The biggest concern during Marchand’s early-season struggles was that he wasn’t even getting the chances. According to him, that was because he wasn’t doing a lot of the little things he needed to do to be successful. He admitted on Friday that it started to get to his head, that he started worrying about the lack of points.
“I was frustrated and worried about points and putting up numbers and stuff like that,” Marchand said. “I think I had the wrong mindset there. It was more about the things you’ve got to do to get there and different areas of the game that I had to improve.”
But now he’s in a better place. He knows he’s doing those little things, he knows he’s getting his chances, and he knows the points will follow.
“I think once I just kind of calmed down and worried about playing my game and letting everything else go, I felt a lot better.”
|Patrice Bergeron’s line too quiet for Bruins||11.06.13 at 7:05 pm ET|
Loui Eriksson is back. Now how about some goals?
No, not just from Eriksson, but from Patrice Bergeron‘s line as a whole. Regardless of who else has been on Bergeron’s line — and there have been three different configurations so far this season — it hasn’t been scoring.
In the last seven games, Bergeron’s line, whether Reilly Smith-Bergeron-Eriksson, Smith-Bergeron-Brad Marchand or Marchand-Bergeron-Eriksson, has scored a grand total of one goal. Bergeron is one of the best players in the league (arguably the best player on the Bruins), but top-six lines need to produce, and his hasn’t.
Bergeron’s third-period goal last Wednesday is the second line’s only goal since the Bruins’ 5-0 win over the Lightning on Oct. 19. It’s safe to say that Lightning game was the most complete game the B’s have played this season, and a lot of that is due to the fact that Bergeron’s line simply hasn’t been going.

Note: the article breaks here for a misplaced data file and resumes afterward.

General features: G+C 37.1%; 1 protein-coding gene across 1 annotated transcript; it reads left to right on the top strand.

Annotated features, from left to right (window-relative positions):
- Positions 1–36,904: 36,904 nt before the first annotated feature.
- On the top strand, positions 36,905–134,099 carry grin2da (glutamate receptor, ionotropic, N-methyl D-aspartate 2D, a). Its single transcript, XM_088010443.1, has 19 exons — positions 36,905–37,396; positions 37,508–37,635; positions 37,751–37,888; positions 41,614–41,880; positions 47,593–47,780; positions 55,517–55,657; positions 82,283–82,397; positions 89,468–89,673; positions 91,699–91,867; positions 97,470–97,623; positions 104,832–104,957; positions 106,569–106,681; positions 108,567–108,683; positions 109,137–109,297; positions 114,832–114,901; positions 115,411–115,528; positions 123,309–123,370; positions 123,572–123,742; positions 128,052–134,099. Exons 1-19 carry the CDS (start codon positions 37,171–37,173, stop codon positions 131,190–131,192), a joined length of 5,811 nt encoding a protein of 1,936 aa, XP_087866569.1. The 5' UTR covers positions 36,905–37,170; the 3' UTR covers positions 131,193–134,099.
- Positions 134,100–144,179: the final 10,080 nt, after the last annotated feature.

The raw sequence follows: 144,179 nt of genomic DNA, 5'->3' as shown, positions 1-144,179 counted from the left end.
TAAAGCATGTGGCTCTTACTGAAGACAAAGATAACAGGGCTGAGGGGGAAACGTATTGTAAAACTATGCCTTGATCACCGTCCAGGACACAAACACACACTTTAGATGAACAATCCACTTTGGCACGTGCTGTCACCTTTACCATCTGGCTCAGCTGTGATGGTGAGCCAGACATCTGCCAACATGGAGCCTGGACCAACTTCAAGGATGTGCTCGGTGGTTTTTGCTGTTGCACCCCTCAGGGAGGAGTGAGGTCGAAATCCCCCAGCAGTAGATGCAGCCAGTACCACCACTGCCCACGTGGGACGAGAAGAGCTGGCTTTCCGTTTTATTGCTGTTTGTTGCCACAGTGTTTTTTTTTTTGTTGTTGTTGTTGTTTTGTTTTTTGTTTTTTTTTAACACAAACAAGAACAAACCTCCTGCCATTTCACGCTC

Consider that Bergeron himself has been a minus player in two of the last three games and three times this season after having a negative rating in just five games total last season. Goals are being scored against the Bergeron line, but just as worrisome is the fact that it hasn’t been producing.
Sure, there are some reasons as to why. Bergeron’s coming off a few injuries, there’s turnover with Eriksson coming aboard, there have been moving parts on the wings and Marchand is in the midst of what will likely go down as one of the worst slumps (12 games without a goal) of his career. That’s no excuse for a line centered by Bergeron to be anything less than very good.
‘There have been a lot of changes, but the bottom line is that you have to find ways to do your job,’ Bergeron said. ‘It seems now that hopefully it’s going to stay [the same] and we can do some great things.’
Indeed, it does. Tuesday’s game marked the first of this season that the Bruins used the lines they had put in place in the final week of the preseason to be their lineup. Yet injuries to Carl Soderberg and Eriksson messed with that, and on Tuesday the Bruins played their fifth game of the season with the Marchand-Bergeron-Eriksson line. It was the first time the trio had played together since the second period of the fourth game of the season.